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    Research advances may target varicose vein therapies

    National report — A single intracellular molecule, activator protein-1 (AP-1), appears to initiate the signaling cascade for vascular remodeling that results in varicose veins. Assuming that these findings on the mechanisms of the disease in a mouse model translate into humans, they offer new targets for therapeutic intervention that go beyond current surgical options, a researcher says.

    Thomas Korff, Ph.D., a vascular researcher at Heidelberg University, Tiffin, Ohio, approached the question from a physiological perspective and sought to determine “how pressure changes in veins may affect the vessel wall itself.”

    Thomas Korff, M.D.

    Prolonged standing changes the physical parameters affecting the vessel wall of the vein by increasing the hydrostatic pressure.

    “As long as the valves in the veins are OK, it doesn’t matter; but if they are leaky, then the venous blood pressure rises, increases the wall stress and activates endothelial and smooth muscle cells in the vessel wall” — a sequence of events which triggers the disease process, he explains.

    “We cannot treat the physical forces per se, but the change of the phenotype of those cells can be treated by inhibiting elements of the pathway that are activated in those cells. One of those is AP-1,” he says.

    Lab simulation
    Dr. Korff and the research team at the university's Institute of Physiology and Pathophysiology simulated varicosis by tying off a single vein in the ear of white mice to artificially increase pressure.

    “We found that by simply increasing the pressure levels in veins we can initiate some changes in the vessel walls that are similar to what is seen in varicose veins,” he says.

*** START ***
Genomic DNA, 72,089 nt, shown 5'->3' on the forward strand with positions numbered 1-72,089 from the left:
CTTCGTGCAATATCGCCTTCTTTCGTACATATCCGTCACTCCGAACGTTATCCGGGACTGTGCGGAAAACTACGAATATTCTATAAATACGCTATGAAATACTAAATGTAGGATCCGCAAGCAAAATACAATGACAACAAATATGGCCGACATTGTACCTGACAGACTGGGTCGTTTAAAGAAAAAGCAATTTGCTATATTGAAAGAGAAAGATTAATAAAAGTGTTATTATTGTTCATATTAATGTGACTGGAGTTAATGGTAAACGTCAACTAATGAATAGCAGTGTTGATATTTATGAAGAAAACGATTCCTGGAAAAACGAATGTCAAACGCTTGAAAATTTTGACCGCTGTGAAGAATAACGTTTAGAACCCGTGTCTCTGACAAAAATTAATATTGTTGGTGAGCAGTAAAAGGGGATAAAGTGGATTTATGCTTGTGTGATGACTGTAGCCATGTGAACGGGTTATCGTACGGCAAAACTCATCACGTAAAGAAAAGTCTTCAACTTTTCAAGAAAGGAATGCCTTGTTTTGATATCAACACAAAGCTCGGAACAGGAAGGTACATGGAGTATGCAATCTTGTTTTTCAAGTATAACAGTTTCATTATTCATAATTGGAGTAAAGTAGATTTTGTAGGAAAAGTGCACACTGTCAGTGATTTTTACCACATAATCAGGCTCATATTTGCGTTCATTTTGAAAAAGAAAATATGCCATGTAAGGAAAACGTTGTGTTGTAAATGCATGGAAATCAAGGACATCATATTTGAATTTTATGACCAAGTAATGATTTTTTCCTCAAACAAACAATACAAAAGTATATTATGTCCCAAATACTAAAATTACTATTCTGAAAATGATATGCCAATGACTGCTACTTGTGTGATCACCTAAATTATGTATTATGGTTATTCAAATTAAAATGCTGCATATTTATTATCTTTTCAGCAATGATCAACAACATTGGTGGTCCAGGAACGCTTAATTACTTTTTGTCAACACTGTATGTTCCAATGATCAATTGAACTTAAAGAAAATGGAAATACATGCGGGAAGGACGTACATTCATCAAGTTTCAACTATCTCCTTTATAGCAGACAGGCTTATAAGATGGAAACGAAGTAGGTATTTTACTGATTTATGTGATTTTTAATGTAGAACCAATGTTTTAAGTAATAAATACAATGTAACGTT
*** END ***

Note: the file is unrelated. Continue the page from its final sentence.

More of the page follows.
Within four days, the vein had enlarged 2.5-fold, and there was an increase in smooth muscle cell proliferation, matrix metalloproteinase 2 (MMP-2), and gelatinase activity, all of which is characteristic of venous hypertension. Interestingly, researchers saw no evidence of inflammation in this early stage of tissue remodeling, Dr. Korff says.

    AP-1 is a known factor in hypertension and also is known to regulate the expression of many genes associated with the processes that the researchers observed. Dr. Korff used a decoy oligonucleotide in a topical ointment to block the action of AP-1, locally inhibiting the transcription factor in the mice.

    “The decoys are double-stranded fragments of DNA that are taken up by the cell, bind to transcription factors and inactivate them. They cannot be translocated to the nucleus and cannot become active,” he says.

    The decoy worked as predicted, interrupting the AP-1 signal and associated gene expression.

    “When you take out this critical part of the mechanism, either locally or systemically, then you can prevent the remodeling of the vessel walls, or at least slow that development.,” Dr. Korff says.

    Cellular insights
    “I thought the study was pretty cool, though that doesn’t sound very professional,” Danielle K. Moul, M.D., says. “It tells us the etiology of venous disease at the cellular level; how the cell responds to increased pressure and increased stress on the vein walls.

    “I think it is the way that medicine is going to be headed,” she says. “We are going to be looking at much more targeted responses in treating disease at the origin rather than being reactionary.” Dr. Moul is a dermatologist with West Dermatology, Rancho Santa Margarita, Calif.